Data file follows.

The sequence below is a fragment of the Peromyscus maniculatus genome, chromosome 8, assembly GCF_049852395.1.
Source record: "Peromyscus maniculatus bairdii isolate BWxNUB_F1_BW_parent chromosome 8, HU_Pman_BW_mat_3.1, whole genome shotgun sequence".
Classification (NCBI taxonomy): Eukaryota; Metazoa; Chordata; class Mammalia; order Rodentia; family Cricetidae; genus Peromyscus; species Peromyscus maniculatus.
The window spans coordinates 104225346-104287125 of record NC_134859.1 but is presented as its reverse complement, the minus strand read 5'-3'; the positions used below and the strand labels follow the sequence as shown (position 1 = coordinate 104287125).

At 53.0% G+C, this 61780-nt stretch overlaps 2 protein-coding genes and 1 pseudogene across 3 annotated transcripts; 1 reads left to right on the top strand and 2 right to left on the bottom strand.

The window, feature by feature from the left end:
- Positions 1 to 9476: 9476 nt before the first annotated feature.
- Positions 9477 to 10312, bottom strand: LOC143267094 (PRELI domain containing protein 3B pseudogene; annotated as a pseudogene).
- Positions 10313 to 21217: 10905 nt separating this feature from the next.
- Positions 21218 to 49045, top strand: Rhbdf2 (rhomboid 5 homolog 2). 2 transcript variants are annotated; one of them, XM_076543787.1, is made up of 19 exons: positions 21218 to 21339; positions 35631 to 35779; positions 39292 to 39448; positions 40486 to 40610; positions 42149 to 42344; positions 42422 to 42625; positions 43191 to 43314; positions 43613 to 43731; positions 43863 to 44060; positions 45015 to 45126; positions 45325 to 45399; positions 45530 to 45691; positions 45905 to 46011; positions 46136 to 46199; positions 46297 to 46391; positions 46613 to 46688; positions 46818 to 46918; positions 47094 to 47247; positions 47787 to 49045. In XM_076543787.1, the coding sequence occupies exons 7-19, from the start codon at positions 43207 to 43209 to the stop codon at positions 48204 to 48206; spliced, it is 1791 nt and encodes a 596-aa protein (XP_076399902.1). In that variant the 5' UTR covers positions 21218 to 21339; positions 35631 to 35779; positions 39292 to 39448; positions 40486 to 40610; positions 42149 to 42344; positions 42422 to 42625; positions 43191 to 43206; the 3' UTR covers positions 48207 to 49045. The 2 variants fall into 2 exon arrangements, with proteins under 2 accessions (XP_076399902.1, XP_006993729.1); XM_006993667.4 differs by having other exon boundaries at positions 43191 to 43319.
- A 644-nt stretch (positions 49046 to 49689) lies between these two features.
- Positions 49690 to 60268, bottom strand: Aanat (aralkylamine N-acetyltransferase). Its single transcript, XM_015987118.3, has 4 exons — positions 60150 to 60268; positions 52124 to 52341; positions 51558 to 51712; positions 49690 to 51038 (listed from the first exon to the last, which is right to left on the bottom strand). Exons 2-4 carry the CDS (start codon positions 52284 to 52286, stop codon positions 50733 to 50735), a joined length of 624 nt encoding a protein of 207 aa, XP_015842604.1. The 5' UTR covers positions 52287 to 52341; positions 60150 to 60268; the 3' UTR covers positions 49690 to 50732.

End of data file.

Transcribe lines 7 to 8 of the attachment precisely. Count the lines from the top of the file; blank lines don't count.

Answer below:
- Positions 1 to 9476: 9476 nt before the first annotated feature.
- Positions 9477 to 10312, bottom strand: LOC143267094 (PRELI domain containing protein 3B pseudogene; annotated as a pseudogene).